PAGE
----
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* K102: An early-Eighties progressive station, reborn as Majic 102 (WMXJ-FM 102) with an oldies format
* WGTR: An ambitious AOR station that challenged WSHE before switching formats three years ago. "The Coast" (WFLC-FM 97.3) now plays "the best of the Seventies, Eighties, and today"
ZETA-4 itself began as a free-form forum for the latest rock, before bowing to the demand for disco and pop during the Eighties. In 1987 the station, locked in a battle with WSHE and WGTR, went all classic.
"What we've tried to do is re-create the feeling of FM's early years," Neil Mirsky says. "The energy. The attitude." Not to mention the exact same music they played fifteen years ago A time-warp standbys such as the Doors, Eric Clapton, and Zep. Plenty of Zep. Mirsky is quick to note features he has added to vary the mix, such as playing obscure "lost classics" and regularly dipping into a "new music" bin (new songs by classic rock artists, naturally).
He shouldn't take all the credit, though. His paid consultant, Fred Jacobs, deserves at least a mention.
Any doubts as to how truly complex the business of radio has grown should be directed to Bill Hard.
"What you got with the classic format is an efficient Arbs winner at 25 to 54. You're not gonna get glamour shares, but with AOR splintered into COR formats, Triple A's, and heritage outlets, you can lock into that upper-end demographic. Look at WSYP in Philly. With a shock jock morning guy they hiked the lead-in numbers and dethroned WMMR."
While it is true that Hard's acronymic outbursts call to mind the ravings of a slightly imbalanced intelligence operative, there is method to his mumbo jumbo. Hard, who edits the New Jersey-based weekly trade sheet The Hard Report, is nothing short of a guru among the FM intelligentsia. Like the seers of the stock market, his role is to document and decipher the blizzard of ratings and research churned out by radio analysts.
Step back from the minutiae, Hard says, and what emerges is a snapshot of rock radio's dizzying fragmentation. Despite revenues that skyrocketed in the past twenty years, the emergence of MTV A not to mention personal stereos A has left FM programmers scrapping for a smaller slice of the music pie. "The result," Hard says, "has been for stations to define their niche, and defend it to the bone."
"They used to call it broadcasting. Now it's narrow-casting," ZETA-4's Mirsky agrees. "Look at cable TV. They've gone from half a dozen stations to a thousand. So now we've got nine kinds of rock format alone: soft, hard, classic, alternative.... People realize that trying to be all things to all people makes you nothing to nobody."
Nowhere is this nichemongering more obvious than in South Florida's polyglot market, where radio formats reflect not just generational, but also ethnic, divides. The current ratings leader (according to the Arbitron company, which tracks radio listenership), WEDR-FM (99.1), plays so-called black music (a.k.a. urban contemporary), while five of the area's top ten Arbitron stations appeal directly to South Florida's huge Latin population. With each of the area's 44 stations calibrated to lure a specific audience, the notion of violating format -- of, say, unleashing the Red Hot Chili Peppers' funky "Give It Away" on rock radio -- has become akin to miscegenation in the antebellum South.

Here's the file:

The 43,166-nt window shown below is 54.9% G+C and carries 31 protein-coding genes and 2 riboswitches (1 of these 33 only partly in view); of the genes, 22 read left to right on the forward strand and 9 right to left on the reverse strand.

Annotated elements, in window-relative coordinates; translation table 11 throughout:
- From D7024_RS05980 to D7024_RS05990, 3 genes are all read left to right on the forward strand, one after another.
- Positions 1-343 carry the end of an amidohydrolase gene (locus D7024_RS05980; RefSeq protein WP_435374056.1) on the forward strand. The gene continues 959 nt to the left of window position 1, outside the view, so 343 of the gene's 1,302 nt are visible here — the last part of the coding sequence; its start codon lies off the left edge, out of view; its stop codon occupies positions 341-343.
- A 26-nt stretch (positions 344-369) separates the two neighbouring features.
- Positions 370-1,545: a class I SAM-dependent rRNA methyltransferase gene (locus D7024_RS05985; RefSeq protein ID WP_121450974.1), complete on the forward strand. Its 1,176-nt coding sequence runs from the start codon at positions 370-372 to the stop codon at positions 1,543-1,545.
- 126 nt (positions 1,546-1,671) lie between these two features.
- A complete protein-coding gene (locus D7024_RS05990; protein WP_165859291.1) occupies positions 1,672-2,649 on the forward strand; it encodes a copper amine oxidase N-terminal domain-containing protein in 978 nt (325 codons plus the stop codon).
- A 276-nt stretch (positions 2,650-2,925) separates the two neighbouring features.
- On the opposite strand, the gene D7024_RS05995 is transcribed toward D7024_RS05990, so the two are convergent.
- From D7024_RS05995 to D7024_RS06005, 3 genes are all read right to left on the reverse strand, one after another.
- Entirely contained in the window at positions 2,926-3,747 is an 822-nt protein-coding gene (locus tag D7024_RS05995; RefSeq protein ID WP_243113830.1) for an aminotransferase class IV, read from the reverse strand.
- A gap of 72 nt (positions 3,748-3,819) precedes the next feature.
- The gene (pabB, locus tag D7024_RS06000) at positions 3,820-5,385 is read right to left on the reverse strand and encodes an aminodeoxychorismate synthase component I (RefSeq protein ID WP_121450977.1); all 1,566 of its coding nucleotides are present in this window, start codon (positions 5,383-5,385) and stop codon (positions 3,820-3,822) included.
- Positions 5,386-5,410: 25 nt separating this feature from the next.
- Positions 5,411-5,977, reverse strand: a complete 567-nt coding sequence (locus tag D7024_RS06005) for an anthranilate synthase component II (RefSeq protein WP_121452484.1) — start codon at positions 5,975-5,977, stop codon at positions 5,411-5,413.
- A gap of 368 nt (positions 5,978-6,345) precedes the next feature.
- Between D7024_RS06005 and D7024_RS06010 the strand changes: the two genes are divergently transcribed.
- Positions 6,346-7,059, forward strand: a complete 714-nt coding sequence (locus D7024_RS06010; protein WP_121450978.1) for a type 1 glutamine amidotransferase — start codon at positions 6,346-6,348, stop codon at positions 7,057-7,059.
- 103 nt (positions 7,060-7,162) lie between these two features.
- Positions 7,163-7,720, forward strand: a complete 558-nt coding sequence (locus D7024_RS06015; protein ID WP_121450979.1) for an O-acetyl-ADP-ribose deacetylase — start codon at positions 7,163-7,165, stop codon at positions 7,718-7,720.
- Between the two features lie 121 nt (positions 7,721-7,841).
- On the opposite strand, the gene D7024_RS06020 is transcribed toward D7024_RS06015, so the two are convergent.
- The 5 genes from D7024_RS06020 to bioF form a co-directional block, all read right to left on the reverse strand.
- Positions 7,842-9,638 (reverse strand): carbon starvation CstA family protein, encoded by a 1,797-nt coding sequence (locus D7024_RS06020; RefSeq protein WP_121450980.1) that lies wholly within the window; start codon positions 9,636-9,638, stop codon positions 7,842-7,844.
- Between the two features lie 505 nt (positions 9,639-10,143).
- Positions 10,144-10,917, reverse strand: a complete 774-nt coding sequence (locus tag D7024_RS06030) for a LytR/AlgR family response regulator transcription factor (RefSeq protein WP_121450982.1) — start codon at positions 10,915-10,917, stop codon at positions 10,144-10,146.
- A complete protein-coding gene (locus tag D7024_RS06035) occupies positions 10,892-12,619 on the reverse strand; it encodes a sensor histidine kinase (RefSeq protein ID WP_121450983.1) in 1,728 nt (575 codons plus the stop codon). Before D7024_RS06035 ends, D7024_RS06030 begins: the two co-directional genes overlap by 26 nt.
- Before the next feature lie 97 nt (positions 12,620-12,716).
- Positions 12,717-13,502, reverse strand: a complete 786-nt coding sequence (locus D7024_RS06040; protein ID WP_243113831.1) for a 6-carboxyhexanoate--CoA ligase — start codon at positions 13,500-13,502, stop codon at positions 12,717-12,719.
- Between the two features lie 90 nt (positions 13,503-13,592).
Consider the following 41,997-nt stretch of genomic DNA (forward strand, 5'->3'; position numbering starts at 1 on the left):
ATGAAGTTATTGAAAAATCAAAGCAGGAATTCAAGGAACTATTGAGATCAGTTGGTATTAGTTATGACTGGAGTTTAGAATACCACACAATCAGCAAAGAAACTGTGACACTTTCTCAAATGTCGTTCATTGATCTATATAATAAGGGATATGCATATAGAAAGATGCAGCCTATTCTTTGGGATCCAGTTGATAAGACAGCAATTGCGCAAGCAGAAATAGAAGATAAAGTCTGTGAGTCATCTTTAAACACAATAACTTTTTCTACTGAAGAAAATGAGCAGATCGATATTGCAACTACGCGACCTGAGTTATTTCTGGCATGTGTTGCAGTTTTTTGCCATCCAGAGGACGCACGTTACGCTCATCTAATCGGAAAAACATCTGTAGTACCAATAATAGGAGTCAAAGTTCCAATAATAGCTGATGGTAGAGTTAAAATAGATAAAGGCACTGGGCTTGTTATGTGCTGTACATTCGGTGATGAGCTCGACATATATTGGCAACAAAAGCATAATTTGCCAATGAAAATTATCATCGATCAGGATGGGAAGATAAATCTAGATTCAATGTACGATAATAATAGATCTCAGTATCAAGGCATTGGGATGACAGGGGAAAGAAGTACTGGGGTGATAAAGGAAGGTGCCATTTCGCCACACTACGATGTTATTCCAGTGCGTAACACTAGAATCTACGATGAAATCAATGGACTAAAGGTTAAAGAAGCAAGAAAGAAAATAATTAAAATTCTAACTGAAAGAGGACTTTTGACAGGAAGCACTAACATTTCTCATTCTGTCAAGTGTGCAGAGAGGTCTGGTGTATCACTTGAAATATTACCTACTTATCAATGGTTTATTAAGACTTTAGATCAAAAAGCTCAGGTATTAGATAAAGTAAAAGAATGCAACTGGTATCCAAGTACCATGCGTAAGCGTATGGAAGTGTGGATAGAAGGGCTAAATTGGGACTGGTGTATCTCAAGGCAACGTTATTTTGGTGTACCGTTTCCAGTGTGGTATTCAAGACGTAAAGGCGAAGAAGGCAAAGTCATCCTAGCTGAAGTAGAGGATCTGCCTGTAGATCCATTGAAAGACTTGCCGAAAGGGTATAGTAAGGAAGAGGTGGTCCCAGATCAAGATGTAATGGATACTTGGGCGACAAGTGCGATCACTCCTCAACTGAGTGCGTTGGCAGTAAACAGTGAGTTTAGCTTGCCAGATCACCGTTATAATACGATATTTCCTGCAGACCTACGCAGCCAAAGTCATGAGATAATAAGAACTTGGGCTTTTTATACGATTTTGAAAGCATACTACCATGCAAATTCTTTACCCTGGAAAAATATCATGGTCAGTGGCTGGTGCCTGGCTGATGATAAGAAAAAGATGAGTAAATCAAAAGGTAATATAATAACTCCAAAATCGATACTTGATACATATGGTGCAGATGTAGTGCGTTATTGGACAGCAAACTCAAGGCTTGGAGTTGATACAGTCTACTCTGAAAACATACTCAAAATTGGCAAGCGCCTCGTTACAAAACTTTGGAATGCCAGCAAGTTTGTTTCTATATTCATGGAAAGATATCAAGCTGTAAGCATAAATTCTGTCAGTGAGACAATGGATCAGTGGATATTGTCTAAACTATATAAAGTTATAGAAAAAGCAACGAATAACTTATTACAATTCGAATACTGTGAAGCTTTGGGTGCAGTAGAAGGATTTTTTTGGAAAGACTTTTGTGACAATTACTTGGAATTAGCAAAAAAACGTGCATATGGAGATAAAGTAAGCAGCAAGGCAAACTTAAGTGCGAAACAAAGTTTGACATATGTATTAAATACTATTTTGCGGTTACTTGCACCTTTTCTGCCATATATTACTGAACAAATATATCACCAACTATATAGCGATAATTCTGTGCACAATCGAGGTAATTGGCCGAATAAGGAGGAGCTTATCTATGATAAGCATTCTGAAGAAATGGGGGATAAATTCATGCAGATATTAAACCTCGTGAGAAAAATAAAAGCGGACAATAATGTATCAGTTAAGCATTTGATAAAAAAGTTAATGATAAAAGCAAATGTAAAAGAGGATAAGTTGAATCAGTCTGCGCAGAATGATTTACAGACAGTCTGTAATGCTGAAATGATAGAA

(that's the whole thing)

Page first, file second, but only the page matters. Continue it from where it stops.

"The reason classic has become so dominant down there is because you've barely got a rock audience," Hard sniffs. In fact, because half the population is tuned in to black and Latin stations, and about a fourth is too old to stomach rock, Mirsky and his counterpart at WSHE, Bill Pugh, figure their potential audience at less than half a million. The latest figures bear them out: WSHE placed ninth among radio listeners age twelve and older, ZETA-4 nineteenth.
"In that kind of market, you play it safe. You've got so many stations vying for older rock listeners that you've got to cart out the classics because they're proven records," Hard says. "The bottom line, in Miami and most other markets, is a dearth of new music."
That pretty much goes without saying to the purveyors of new music. Like cotton farmers faced with some invincible strain of boll weevil, record execs have watched the hits of yesteryear chomp away at the medium once considered the breeding ground of new bands.
"I hate the fuckin' stuff," snaps Harvey Leeds, an Epic Records vice president of album promotions based in New York. "Don't even make me think about it."
Classic rock programmer claim they're paying homage to the music they play, but Jeff Appleton, Atlantic's director of national album promotions, says they're reducing it to schlock. "I used to love a lot of these bands, but after eight years, their hits are just fried. You've got the ad community dictating how radio should be programmed. And they can't believe that anyone over twenty might actually want to hear new music. I walked into a radio station a few months ago and played the program director a new single by Tori Amos. This is a woman who sold 600,000 albums with no airplay. And you know what he said? He said, 'It's good. But where am I supposed to put this?' I said, 'How about on the air?'"